"Florida is now the No. 1 state in the country for automobile accident fraud."
Holly Benson on Saturday, July 31st, 2010 in a candidates' debate
Holly Benson claims Florida leads the country in automobile accident fraud
Fraud was a hot topic during the July 31, 2010, debate between Pam Bondi, Jeff Kottkamp and Holly Benson, all Republican candidates for Florida attorney general.
At one point, Bay News 9 anchor and debate co-host Al Ruechel asked, "Why is it that Florida is so ripe for all sorts of fraud? Mortgage fraud, Medicaid fraud, and what can the AG's (Attorney General) office do to cut that down?"
Benson was the last candidate to answer the question, beginning her response by saying, "You know, even yesterday I read that Florida is now the number one state in the country for automobile accident fraud." She then returned to Medicaid and went on to say that she would put in place "laws with teeth" so that the "bad guys would get put away" and that they wouldn't be able to use Medicaid as a money-making scheme.
We've heard a lot about mortgage and Medicaid fraud, but not so much about automobile accident fraud, so we decided to look into it.
Benson's office sent us a link to an article published by the South Florida Sun Sentinel, on May 11, 2010. The article points to a May 2010 report from the National Insurance Crime Bureau, which describes itself as a "leading not-for-profit organization exclusively dedicated to preventing, detecting and defeating insurance fraud and vehicle theft." Nearly 1,100 property and casualty insurance companies and self-insured organizations support the NICB, according to the group's website.
The NICB report says that questionable claims involving possible staged accidents increased 46 percent from 2007 through 2009. Broken down by state, Florida leads the pack, with 3,006 questionable claims submitted. New York came in second, with 1,680 claims. On a city level, New York City was the clear winner -- 1,304 questionable claims were submitted by NICB's insurance members between 2007 and 2009. Tampa was second with 562 claims submitted during the same time period.
Right away, we notice that the NICB report that Benson's campaign seems to be relying on is not a ranking of the number of auto insurance fraud convictions by state. As Frank Scafidi, director of public affairs for the NICB, explained to us in an e-mail, "Our staged accident reports ... are based on the voluntary submission, or referral, of insurance claims deemed 'questionable' by the companies handling them. These are claims that are suspicious and may contain some indication of potential fraud so companies can elect to refer them to us for further review and investigation."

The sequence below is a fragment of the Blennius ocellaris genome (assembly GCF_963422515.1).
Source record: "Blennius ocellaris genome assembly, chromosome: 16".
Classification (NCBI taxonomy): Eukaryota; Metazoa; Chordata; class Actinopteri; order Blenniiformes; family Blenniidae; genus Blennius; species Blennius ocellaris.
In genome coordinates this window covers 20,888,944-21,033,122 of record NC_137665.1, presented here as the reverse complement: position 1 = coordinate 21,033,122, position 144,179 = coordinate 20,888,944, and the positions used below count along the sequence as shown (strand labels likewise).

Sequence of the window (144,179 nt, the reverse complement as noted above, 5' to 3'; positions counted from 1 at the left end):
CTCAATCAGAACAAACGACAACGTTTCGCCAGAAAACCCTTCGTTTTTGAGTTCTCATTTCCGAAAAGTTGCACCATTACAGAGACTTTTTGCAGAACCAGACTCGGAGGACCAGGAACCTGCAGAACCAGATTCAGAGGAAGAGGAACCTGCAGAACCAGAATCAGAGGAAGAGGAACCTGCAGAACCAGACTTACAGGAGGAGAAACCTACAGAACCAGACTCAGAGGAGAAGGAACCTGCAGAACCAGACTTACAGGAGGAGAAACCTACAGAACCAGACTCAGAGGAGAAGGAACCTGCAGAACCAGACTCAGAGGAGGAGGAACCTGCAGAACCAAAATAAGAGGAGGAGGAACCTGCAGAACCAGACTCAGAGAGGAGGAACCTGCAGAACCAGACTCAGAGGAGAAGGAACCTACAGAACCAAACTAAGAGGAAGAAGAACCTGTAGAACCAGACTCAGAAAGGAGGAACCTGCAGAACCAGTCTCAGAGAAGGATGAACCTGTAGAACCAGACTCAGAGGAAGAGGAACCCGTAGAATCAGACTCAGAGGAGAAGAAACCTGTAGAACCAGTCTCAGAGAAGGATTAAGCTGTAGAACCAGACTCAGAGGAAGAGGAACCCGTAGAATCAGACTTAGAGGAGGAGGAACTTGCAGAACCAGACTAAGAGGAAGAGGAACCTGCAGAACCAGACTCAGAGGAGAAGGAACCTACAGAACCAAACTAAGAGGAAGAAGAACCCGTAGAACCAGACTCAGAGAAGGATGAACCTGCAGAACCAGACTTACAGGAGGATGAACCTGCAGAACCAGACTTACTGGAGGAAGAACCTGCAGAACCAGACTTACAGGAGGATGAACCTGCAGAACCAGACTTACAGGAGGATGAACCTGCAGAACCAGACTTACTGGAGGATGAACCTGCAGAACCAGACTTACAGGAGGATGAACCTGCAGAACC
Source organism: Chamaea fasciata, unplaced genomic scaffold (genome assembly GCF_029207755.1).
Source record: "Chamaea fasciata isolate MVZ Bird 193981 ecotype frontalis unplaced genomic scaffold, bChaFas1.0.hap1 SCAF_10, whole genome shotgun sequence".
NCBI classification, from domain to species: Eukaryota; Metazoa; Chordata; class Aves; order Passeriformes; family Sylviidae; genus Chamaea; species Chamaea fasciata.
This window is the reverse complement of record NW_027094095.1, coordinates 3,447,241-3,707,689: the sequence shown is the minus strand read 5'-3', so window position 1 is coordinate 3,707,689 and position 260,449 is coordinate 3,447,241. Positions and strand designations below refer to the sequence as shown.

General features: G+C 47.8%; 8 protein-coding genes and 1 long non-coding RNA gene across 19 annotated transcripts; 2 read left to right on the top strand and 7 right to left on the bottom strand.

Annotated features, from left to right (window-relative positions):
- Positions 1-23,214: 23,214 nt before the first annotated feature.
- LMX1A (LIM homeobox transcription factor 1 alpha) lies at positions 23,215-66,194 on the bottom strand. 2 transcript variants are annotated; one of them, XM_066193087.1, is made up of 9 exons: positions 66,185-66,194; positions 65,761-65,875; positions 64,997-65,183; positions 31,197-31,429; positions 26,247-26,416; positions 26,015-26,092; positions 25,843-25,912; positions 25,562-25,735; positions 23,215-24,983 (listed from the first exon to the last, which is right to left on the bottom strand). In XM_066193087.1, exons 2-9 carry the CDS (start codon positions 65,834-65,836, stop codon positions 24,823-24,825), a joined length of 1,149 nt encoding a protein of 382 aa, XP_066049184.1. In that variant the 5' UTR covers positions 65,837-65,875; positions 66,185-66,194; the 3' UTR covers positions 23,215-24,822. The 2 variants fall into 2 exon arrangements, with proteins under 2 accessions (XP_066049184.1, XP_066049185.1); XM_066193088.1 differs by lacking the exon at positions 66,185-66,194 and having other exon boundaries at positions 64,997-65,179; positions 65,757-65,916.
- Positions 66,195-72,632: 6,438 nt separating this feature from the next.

Just because a claim is submitted as questionable, however, does not necessarily indicate that fraud occurred.
"The mere referral of a claim in no way deems it fraudulent and many questionable claims turn out to be perfectly legitimate," Scafidi said.
Unfortunately, NICB was unable to provide us with the number of questionable claims that turned out to be legitimate.
We also contacted the Insurance Research Council, an industry-backed group that provides "timely and reliable empirical research to all parties involved in public policy issues affecting risk and insurance." David Corum, the group's vice president, told us that the organization conducted its own analysis of auto insurance fraud.
The report, published in November 2008, looked at more than 42,000 claims submitted by 22 insurance companies that represented 57 percent of the U.S. private passenger market in 2006. The claims were reviewed for evidence of either fraud or buildup. The group defines fraud as a "specific material misrepresentation of the facts of a loss." Buildup, on the other hand, sometimes also referred to as soft fraud, is defined "as the inflation of an otherwise legitimate claim." The report found that Florida led the country both in terms of the number of claims suspected of fraud and buildup. More specifically, 22 percent of bodily injury claims submitted in Florida involved apparent fraud and 41 percent involved apparent buildup. Among Florida personal injury protection claims, the apparent fraud rate was 10 percent, and the rate of apparent buildup was 30 percent.
Finally, we spoke with James Quiggle, director of communications for the Coalition Against Insurance Fraud, a nonprofit anti-fraud watchdog group. He told us that "Florida is arguably the nation's epicenter of counterfeit crashes, the eye of the no-fault hurricane." Still, as the organization's own website points out, "no single national agency gathers omnibus fraud statistics. Insurance fraud data thus are relatively piecemeal, making our understanding of insurance fraud an ongoing work in progress."
To recap. Benson claimed that Florida is now the No. 1 state in the country for automobile accident fraud. We spoke with industry experts and reviewed existing literature on the topic, and found that she was largely correct. Data from both the National Insurance Crime Bureau and the Insurance Research Council show that Florida had the biggest number of claims that either the insurance companies or independent reviewers found of questionable legitimacy. Still, those figures only represent likely or potential fraud, not confirmed cases of fraud. We rate this Mostly True.